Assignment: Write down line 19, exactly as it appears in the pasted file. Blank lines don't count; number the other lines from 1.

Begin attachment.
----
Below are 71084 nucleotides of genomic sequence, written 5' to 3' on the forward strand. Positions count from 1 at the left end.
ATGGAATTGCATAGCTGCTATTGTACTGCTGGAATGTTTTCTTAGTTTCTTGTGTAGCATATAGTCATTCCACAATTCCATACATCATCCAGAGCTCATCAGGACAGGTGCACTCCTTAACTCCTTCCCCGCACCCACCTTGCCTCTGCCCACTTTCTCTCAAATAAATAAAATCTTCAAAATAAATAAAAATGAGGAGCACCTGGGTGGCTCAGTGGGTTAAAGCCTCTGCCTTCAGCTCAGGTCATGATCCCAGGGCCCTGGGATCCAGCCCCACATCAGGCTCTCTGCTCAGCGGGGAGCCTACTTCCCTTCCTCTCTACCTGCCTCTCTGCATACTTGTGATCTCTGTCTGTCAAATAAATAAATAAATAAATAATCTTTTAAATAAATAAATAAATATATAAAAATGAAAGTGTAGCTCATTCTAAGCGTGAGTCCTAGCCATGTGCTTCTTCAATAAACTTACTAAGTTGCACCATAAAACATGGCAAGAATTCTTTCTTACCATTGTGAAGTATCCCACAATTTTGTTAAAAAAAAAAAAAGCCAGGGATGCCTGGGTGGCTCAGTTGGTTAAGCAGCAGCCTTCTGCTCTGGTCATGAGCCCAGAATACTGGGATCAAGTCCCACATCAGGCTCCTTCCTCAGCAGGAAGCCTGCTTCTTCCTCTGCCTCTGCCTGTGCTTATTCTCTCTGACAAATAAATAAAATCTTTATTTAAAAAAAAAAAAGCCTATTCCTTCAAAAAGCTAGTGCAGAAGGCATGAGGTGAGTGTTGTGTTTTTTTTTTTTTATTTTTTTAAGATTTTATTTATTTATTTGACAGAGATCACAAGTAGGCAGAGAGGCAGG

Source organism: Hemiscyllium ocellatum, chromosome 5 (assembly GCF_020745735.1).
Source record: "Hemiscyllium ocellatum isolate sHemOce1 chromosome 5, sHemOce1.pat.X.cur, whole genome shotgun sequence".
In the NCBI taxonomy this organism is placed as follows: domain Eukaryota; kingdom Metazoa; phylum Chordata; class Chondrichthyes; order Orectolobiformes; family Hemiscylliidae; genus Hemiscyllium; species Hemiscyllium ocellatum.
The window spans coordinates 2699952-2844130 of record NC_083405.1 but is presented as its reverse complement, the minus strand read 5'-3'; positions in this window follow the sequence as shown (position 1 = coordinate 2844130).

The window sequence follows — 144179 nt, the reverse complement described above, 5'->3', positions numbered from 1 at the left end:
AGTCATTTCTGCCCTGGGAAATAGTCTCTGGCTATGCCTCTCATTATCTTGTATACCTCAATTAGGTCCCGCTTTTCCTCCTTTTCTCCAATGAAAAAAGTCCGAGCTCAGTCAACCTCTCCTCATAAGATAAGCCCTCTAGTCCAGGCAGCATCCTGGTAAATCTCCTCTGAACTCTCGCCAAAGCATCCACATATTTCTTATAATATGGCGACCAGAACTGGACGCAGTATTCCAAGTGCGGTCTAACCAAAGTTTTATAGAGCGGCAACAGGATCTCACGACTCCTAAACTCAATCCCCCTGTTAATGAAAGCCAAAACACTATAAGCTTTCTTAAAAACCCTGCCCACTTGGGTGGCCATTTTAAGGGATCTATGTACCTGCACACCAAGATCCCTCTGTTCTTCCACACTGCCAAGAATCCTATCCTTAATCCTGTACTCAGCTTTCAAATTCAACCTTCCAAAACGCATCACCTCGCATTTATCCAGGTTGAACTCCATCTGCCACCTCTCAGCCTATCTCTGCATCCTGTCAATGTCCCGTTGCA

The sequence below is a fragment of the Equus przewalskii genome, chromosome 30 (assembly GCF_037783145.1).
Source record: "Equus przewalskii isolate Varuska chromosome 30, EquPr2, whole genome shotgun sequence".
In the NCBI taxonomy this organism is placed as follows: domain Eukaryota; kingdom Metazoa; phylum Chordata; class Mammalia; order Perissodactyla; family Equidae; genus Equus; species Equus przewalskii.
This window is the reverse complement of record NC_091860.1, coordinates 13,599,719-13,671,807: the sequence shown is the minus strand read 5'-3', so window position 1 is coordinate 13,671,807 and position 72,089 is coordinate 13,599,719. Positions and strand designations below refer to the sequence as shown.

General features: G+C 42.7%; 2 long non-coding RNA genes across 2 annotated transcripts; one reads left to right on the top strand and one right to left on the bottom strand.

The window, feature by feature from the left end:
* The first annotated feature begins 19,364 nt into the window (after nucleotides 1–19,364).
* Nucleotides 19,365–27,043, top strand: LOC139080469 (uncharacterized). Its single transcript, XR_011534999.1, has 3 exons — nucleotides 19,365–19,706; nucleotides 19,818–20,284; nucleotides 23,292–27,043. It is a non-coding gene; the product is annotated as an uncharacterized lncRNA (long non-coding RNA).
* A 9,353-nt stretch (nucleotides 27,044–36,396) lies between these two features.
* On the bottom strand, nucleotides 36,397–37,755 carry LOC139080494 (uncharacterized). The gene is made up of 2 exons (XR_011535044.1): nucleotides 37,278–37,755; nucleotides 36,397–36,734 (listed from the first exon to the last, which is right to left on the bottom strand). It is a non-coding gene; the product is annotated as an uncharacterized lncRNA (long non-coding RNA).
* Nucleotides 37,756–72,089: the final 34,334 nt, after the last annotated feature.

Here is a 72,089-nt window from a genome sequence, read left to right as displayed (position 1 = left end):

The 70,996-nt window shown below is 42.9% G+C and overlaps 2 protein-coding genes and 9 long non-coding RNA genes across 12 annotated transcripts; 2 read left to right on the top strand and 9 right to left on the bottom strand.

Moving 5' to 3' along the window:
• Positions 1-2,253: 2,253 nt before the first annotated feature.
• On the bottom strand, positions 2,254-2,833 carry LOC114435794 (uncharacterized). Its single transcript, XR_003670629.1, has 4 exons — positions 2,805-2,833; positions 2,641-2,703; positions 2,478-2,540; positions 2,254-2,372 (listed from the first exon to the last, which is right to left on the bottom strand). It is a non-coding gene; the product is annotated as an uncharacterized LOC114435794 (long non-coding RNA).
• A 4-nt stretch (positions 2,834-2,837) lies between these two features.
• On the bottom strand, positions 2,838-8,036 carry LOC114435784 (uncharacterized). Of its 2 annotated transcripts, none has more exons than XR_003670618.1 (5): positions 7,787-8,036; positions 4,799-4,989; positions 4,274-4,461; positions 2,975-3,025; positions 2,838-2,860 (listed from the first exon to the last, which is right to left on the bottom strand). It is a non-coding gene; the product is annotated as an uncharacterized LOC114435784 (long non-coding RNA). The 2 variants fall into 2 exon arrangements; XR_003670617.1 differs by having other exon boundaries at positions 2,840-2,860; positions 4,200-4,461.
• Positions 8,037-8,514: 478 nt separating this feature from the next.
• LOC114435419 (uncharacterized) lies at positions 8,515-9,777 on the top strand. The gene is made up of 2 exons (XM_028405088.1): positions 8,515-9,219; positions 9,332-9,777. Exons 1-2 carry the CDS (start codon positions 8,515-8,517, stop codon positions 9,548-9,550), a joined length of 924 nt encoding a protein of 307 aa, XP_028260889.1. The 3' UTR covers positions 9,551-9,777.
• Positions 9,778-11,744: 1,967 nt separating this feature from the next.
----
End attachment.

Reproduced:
* Nucleotides 37,756–72,089: the final 34,334 nt, after the last annotated feature.